Idaho lawstates that regular sessions of the legislature convene at 12:00 on the Monday closest to or on the 9th of January. The Idaho Constitution also gives the governor the power to call special sessions of the legislature. Neither the Idaho Statutes nor the Idaho Constitution specify how long legislative sessions may last, but regular sessions usually last into March.
Idaho's Department of Fish and Game regulations generally govern the state's treatment of wildlife. The regulations are set by the Idaho Fish and Game Commission and are part of the Idaho Administrative Code .
The Idaho Fish and Game Commission is a 7-member board whose members are appointed by the governor and approved by the Idaho Senate. The commissioners serve staggered 4-year terms. No more than four commissioners may be from the same political party. Commissioners must be residents of the region they are appointed to represent and must be knowledgeable about wildlife conservation and restoration. The commission is responsible for the supervision of the Idaho Department of Fish and Game; the establishment of regulations concerning fishing, hunting, trapping and the management of wildlife; the approval of the department's budget proposal to be submitted to the state legislature; and the holding of public hearings to address the state's wildlife management.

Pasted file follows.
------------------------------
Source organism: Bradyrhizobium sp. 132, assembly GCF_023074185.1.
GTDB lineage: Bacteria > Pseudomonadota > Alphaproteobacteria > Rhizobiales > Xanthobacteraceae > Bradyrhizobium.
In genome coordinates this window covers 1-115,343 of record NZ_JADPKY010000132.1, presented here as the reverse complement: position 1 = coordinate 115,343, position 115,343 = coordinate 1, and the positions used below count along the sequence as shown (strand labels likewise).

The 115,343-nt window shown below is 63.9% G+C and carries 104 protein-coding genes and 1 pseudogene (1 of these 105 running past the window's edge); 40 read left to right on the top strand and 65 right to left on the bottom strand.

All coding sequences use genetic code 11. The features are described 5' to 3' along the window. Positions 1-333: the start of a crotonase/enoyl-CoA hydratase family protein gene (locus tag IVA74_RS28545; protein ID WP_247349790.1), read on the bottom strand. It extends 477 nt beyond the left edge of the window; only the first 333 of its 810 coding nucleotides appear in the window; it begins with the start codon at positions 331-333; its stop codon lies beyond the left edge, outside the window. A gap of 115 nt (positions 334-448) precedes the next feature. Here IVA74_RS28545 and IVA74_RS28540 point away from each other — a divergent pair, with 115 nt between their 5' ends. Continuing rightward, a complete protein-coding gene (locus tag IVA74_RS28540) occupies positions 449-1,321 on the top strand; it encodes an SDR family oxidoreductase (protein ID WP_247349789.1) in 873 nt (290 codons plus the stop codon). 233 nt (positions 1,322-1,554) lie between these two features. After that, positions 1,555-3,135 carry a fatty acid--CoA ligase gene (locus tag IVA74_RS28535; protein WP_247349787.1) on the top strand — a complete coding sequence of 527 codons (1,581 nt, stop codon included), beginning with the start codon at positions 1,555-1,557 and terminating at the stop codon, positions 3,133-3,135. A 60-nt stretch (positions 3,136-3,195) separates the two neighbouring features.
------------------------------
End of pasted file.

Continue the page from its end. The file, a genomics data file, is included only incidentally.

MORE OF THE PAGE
The Idaho Department of Fish and Game (IDFG) is an agency within the Idaho executive branch. The department enforces the regulations of and is overseen by the Idaho Game and Fish Commission.
Idaho's latest plans for mountain lion management appear to be the black bear and mountain lion sections of 2014's Predation Management Plan for the Middle Fork Elk Zone and the 2011 revision of the Idaho Department of Fish and Game Predation Management Plan For the Lolo and Selway Elk Zones. The plans were prepared by the IDFG in accordance with Idaho Fish and Game Commission policy. Neither plan states when it will be revisited.